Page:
But reading levels increased during school closures as children were inclined to pick up more challenging books for their age, researchers suggest.

Primary school children and those up to Year 7 in particular improved on their reading levels by reading harder texts with greater comprehension.

A further 53 per cent said they would give greater weight to exam-style papers than to other forms of assessment.

Exam boards are providing mini-assessments which schools can use, or teachers can also set their own.

Only six per cent of headteachers said students’ grades will be based solely on ‘non-exam evidence’.

The findings came after the Department for Education (DfE) confirmed that teachers in England will decide GCSE and A-level grades after this summer’s exams were cancelled for the second year in a row due to the pandemic.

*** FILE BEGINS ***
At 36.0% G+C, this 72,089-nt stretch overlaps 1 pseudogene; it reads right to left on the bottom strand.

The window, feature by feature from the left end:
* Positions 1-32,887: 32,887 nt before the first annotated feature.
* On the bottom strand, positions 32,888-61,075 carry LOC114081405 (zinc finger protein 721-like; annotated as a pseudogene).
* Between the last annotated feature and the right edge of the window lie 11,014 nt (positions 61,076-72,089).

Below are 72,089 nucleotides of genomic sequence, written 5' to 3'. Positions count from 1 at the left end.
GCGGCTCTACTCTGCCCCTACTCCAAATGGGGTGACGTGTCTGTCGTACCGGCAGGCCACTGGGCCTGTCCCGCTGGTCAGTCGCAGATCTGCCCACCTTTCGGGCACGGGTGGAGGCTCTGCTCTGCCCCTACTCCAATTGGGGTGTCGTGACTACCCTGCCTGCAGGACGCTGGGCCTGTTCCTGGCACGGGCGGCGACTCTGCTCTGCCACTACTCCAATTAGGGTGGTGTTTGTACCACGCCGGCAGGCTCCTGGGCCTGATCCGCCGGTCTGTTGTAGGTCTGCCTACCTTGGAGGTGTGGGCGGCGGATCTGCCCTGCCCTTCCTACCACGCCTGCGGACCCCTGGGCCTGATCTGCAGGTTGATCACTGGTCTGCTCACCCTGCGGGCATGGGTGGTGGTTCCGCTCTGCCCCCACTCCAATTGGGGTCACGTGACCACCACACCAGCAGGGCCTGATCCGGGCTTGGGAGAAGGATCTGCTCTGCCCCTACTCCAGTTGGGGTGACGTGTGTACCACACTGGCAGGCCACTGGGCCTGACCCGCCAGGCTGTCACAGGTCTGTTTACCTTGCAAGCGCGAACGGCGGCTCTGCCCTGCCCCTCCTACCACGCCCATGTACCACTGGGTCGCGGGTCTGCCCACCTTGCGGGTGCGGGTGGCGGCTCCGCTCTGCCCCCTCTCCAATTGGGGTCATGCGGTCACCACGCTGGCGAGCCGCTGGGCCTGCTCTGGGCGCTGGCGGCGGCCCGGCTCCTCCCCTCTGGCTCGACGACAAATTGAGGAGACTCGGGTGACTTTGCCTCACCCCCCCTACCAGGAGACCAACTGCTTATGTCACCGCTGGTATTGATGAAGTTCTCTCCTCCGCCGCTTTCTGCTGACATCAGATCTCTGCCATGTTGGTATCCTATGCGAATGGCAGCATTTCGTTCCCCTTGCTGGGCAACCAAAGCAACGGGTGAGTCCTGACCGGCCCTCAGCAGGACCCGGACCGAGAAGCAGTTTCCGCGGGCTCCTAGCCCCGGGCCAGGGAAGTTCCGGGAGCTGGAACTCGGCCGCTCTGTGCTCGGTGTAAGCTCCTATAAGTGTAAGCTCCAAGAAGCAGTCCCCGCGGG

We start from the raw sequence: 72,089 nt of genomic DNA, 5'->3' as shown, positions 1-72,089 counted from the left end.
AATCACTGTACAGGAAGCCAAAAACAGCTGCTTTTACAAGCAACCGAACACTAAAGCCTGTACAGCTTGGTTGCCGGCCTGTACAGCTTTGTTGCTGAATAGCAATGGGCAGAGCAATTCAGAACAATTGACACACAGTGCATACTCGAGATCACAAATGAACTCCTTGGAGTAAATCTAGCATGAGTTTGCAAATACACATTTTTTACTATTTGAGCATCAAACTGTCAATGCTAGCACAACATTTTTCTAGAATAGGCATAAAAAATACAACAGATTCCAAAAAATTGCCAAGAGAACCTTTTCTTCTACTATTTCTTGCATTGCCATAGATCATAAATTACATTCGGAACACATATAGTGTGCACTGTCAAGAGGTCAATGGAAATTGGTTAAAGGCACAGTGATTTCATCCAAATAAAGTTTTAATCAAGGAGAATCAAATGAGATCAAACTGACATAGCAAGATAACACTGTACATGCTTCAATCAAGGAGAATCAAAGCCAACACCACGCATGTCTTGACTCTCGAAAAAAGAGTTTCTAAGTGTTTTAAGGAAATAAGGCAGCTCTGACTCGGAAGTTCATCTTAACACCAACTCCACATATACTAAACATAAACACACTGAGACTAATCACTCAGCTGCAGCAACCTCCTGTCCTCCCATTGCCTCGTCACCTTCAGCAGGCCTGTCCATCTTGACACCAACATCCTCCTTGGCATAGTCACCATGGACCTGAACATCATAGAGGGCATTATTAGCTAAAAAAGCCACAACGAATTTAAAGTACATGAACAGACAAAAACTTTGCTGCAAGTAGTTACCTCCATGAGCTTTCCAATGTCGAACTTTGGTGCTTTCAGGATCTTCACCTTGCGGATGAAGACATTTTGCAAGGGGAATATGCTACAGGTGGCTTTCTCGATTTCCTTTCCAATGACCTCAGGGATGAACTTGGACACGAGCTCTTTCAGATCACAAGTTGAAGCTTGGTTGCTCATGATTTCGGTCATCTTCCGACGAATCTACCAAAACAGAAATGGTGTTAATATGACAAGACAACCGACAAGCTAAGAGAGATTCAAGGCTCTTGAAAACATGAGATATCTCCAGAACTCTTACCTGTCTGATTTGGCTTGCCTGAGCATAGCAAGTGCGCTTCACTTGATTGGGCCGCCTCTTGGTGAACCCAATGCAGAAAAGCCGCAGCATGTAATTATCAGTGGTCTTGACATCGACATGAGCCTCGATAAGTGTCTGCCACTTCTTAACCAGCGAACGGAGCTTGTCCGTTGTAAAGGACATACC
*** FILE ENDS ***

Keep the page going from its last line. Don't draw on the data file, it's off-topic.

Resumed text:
This year, teachers will be able to draw on a range of evidence – including mock exams, coursework, and in-class assessments using questions provided by exam boards.

Heads who have decided to base grades on exam-style papers alone said they felt it would ensure that all pupils are assessed on the same evidence.

They added that the disruption caused by lockdowns made it difficult to identify other consistent quality evidence.  

Last week, Ofqual said that even in 2022 exams are unlikely to be back to their normal form. 

A Department for Education spokesman told MailOnline today: ‘We recognise this is a challenging time for teachers and leaders, and we are grateful to all school staff for their hard work to support students during the pandemic.

‘Teachers know their students best, which is why we are giving schools the flexibility to adopt different approaches based on what their cohorts have been taught.

‘We continue to work closely with Ofqual and exam boards to ensure teachers are supported in the assessment process, and work to address teacher workload and wellbeing in our long-term strategy.’  



Source | dailymail